SHAMEEL JOOSUB: It would be payments. It’s payments. It is paying for bills, all of those type of things. What’s growing very quickly as well is transport and so on. In South Africa at the moment it’s the Massmart offerings that are there, it’s KFC on the VodaPay platform – those are the ones that are actually the top three at the moment.

RYK VAN NIEKERK: And the payment is through M-Pesa?

SHAMEEL JOOSUB: In South Africa it’s through VodaPay and then in international markets M‑Pesa.

RYK VAN NIEKERK: It’s almost unbelievable – the growth mobile operators have seen in financial services – because as your traditional voice business stagnates, there’s a whole new market that has opened up. Do you foresee the financial services side of the business growing a lot faster than the traditional services going forward?

SHAMEEL JOOSUB: Very much so. I think it does leverage off the telco, of course, and the customer base and the leading marketing in [all the] market positions we have in all our markets. But what you’re doing is you’re creating new services, and that’s generating a lot more revenue. So, yeah, it’s got very good growth projections going forward.

The other thing, Ryk, is that it doesn’t require as much capex as a mobile network, so your margin on financial services is much better than your margin on telco.

RYK VAN NIEKERK: I can see you invested around R11 billion in the South African network this year; that is in capex. That was around 10% higher than the previous year, while your turnover here only grew by 4.5%, and headline earnings by 3.3%. So your growth in capex exceeds your growth in profitability. Is that normal?

SHAMEEL JOOSUB: Look, we are also investing ahead of the curve to make sure that we could take advantage of supply-chain shortages and so on, and make sure that we have the requisite equipment and so on in the network. That’s one part of it.

Secondly, of course, we’ve invested into the VodaPay platform in South Africa as well. But yes, the network does require a lot of capex to cater for the growth in terms of the insatiable need for data.

RYK VAN NIEKERK: When you say ‘capex’, is that new cellphone towers, and equipment within those towers, and maybe new technology within your network, your infrastructure? What else is it? Is that pretty much it?

SHAMEEL JOOSUB: About R2 billion goes to IT, and that would include the VodaPay platform as an example. And then the rest of the R9 billion would go into network, about a billion in things like batteries and generators and those types of thing because of the issues of Eskom and the availability of power.

RYK VAN NIEKERK: A billion rand in generators and batteries?

SHAMEEL JOOSUB: Yep. Every year for the last couple of years. That’s definitely taking its toll.

Then of course, it’s investment into things like upgrading the radios, being able to put more capacity on sites, rural coverage, upgrading the data centres, now making sure you’ve got the right tech in place and radios in place to take advantage of 5G.

Remember, behind every mobile network there’s a fixed network which has to carry the traffic. So investment into the fixed network as well.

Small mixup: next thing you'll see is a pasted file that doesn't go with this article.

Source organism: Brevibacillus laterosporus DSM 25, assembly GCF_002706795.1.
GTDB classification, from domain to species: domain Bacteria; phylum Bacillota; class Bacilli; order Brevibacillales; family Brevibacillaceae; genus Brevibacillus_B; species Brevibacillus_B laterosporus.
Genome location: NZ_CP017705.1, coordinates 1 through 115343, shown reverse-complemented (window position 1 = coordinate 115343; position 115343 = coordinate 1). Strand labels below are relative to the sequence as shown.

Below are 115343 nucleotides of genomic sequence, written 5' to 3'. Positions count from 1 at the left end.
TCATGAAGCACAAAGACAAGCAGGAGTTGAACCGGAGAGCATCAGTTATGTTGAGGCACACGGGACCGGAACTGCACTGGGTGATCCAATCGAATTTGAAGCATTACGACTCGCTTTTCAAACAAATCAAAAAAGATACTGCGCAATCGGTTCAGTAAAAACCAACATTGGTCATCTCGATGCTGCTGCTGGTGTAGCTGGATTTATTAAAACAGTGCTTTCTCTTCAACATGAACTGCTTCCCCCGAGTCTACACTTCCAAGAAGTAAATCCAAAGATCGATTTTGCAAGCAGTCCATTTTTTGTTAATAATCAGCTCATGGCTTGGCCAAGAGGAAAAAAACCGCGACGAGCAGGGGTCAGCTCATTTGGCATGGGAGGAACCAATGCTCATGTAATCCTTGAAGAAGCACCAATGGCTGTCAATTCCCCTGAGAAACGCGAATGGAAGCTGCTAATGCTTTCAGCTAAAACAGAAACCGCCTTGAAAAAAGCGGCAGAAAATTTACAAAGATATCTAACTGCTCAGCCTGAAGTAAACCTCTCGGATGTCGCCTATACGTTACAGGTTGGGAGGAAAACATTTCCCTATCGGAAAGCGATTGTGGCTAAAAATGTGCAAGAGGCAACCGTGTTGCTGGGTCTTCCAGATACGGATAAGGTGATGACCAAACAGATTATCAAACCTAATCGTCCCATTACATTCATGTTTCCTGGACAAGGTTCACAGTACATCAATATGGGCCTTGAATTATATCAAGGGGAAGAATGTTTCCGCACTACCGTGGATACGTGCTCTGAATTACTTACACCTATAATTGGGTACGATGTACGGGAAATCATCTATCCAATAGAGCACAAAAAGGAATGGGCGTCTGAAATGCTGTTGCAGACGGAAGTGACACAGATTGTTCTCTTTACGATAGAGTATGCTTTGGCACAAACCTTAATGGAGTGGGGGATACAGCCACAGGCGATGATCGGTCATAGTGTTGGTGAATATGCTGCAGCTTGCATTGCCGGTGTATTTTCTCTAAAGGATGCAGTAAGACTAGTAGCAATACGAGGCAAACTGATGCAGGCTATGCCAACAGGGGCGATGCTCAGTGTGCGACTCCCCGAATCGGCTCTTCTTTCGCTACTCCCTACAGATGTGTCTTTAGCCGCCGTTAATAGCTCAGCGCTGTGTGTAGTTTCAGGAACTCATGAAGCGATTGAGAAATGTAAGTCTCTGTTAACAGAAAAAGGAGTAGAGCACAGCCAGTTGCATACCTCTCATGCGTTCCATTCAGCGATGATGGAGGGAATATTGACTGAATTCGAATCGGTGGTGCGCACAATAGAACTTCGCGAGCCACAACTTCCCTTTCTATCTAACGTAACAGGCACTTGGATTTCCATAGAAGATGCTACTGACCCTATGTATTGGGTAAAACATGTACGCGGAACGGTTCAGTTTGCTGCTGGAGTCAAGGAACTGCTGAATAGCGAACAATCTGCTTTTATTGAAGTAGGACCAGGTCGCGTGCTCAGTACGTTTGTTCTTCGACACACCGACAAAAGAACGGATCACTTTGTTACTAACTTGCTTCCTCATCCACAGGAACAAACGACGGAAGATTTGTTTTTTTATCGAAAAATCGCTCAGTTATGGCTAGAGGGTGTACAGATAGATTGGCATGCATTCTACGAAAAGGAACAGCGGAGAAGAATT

RYK VAN NIEKERK: You spent R11 billion on capex; R1 billion is on batteries and generators. That’s 10% of your total capex bill goes to mitigating Eskom.

SHAMEEL JOOSUB: That’s it.

RYK VAN NIEKERK: That is actually unbelievable. And do you need to protect that equipment?

SHAMEEL JOOSUB: Yeah, we are having to. Of course theft is quite bad. In terms of theft on sites and so on we lose about R200 million a year. So now we’ve had to go to armed response on the sites.

RYK VAN NIEKERK: Just lastly, you’ve changed your dividend policy from paying out 90% of your headline earnings down to 75%. I’m sure many shareholders will frown. Why did you do this?

SHAMEEL JOOSUB: Twofold. One is it gives us more room to grow in terms of giving us more operating leverage to be able to fund the acquisitions. So remember there’s Egypt, there’s spectrum that we paid R5.4 billion on, there’s the investment into Ethiopia. Then we needed to fund, of course, the fibre deal in South Africa. These are transformational for the group going forward, but you have to pay it back. So you’ve got to take debt initially, and then you have to pay down the debt. That’s one.

But two is we are also simplifying the dividend policy in that it’ll now be 75% of apps, as opposed to, you know, a different policy for the upstreaming of the Kenyan dividend, so a different policy for Egypt. So it just simplifies it as well. They get 75% of the apps of the entire operation.

RYK VAN NIEKERK: Talking about the spectrum, you’ve now received additional spectrum, the spectrum you’ve been pleading for over many, many years. When can consumers expect lower data costs?

SHAMEEL JOOSUB: Firstly, remember we have reduced prices by 43% in the last two years. On top of that, of course, we’ll continue to optimise and bring down pricing. Now we need to get the equipment into the network and so on. We have to use this as an input into reducing the underlying cost, and there’s definitely a benefit of spectrum; but you’ve got to roll out the network.

And then of course you are going to have rising costs like fuel, generators, security, all of these type of things. So it’s balancing the pot. But certainly this will help and contribute to prices coming down. We’ve now got to get the network out there to make sure that we can maximise the benefit.

RYK VAN NIEKERK: Shameel, thank you so much for your time. That was Shameel Joosub. He is Vodacom’s chief executive.